* U.S. jobless claims fall, labor costs rise
* Fed seen more likely to hike interest rates in June
* Investors renew hopes for Trump's fiscal agenda
By Karen Brettell
NEW YORK, May 4 U.S. Treasury yields rose on
Thursday after jobs data showed continued improvement in the
domestic labor market, helping boost expectations that the
Federal Reserve will raise interest rates again in June.
New applications for U.S. jobless benefits fell more than
expected last week and the number of Americans on unemployment
rolls hit a 17-year low.
Other data showed a jump in labor costs, raising
expectations that wages will continue to increase and help boost
inflation to the Fed’s 2 percent target.
“The labor cost number was higher than expected, which is
giving people the belief that wages are going up,” said Charles
Comiskey, head of Treasuries trading at Bank of Nova Scotia in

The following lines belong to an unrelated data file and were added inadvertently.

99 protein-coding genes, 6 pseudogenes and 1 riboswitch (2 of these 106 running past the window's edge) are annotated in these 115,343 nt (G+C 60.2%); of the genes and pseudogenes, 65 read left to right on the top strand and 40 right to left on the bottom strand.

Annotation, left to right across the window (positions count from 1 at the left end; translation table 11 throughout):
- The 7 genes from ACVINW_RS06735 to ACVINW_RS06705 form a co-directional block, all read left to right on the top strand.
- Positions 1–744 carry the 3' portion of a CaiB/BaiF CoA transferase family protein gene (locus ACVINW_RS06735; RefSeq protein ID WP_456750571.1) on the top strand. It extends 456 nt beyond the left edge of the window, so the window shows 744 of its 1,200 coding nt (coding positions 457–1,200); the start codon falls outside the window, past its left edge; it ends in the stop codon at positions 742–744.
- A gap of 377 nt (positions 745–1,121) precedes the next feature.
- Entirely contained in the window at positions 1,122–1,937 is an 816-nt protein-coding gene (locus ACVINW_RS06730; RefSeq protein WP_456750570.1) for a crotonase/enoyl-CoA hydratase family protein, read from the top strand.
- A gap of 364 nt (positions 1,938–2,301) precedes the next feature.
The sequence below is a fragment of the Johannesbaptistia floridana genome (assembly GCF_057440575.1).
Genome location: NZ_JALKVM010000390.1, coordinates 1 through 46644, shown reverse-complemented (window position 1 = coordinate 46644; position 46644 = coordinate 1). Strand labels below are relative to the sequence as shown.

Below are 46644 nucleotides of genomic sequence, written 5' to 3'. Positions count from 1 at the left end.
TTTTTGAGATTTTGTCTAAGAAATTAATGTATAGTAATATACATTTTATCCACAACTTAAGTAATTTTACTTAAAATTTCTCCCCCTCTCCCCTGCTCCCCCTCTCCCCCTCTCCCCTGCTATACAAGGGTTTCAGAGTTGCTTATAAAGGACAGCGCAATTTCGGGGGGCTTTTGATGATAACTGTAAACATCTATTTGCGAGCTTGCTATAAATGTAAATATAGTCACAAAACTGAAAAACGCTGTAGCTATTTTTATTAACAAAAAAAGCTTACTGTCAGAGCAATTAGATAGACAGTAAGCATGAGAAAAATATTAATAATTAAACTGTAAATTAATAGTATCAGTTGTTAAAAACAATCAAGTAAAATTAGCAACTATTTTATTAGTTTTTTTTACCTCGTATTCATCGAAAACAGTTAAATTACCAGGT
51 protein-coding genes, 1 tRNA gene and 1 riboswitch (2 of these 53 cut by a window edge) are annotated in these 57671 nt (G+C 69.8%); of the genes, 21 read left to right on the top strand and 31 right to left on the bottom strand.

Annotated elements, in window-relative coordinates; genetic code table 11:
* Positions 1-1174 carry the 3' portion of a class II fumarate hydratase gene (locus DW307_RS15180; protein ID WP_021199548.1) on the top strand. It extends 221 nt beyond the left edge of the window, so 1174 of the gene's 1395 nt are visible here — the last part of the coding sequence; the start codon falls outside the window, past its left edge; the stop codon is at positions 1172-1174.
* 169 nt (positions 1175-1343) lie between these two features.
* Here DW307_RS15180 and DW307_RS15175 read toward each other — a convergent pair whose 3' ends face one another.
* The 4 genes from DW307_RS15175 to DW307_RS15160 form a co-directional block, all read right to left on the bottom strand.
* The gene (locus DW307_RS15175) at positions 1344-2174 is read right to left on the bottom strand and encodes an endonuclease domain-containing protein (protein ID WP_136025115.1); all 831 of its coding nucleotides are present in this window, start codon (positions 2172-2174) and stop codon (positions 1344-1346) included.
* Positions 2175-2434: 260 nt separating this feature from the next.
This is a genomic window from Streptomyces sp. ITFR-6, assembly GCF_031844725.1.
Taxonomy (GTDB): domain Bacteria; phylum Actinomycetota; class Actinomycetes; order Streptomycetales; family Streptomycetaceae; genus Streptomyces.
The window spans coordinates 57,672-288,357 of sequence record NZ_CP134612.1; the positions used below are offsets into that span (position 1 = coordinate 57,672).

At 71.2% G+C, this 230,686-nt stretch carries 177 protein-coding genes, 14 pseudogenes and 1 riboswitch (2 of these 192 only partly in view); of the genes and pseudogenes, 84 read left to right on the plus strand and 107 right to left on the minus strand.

Benchmark 10-year notes fell 14/32 in price to
yield 2.36 percent, their highest since April 10, and up from
2.31 percent late on Wednesday.
The U.S. House of Representatives was set on Thursday for a
cliffhanger vote to repeal Obamacare, with House Republican
leaders expressing confidence that the bill will pass.
The belief that a healthcare overhaul will proceed has
boosted investor expectations that the Trump administration will
also be able to pass fiscal reforms aimed at bolstering economic
“It all falls into the story that the Fed is going to
continue to raise rates, that growth is going to pick up with
fiscal reform and therefore interest rates have to go higher,”
Expectations of a rake hike in June increased after the Fed
on Wednesday downplayed weak first-quarter economic growth as
transitory and emphasized solid inflation and the strength of
the labor market.
Futures traders are pricing in a 74 percent chance of a June
rate hike, up from 71 percent before the Fed statement,
according to the CME Group's FedWatch Tool.
The next major U.S. economic data release will be Friday’s
payrolls report for April. Employers are expected to have added
185,000 jobs in the month, according to the median estimate of
101 economists polled by Reuters.
French centrist Emmanuel Macron was also seen as solidifying
his lead over far-right leader Marine Le Pen before Sunday’s
presidential election, which reduced demand for safe-haven U.S.
(Editing by Meredith Mazzilli)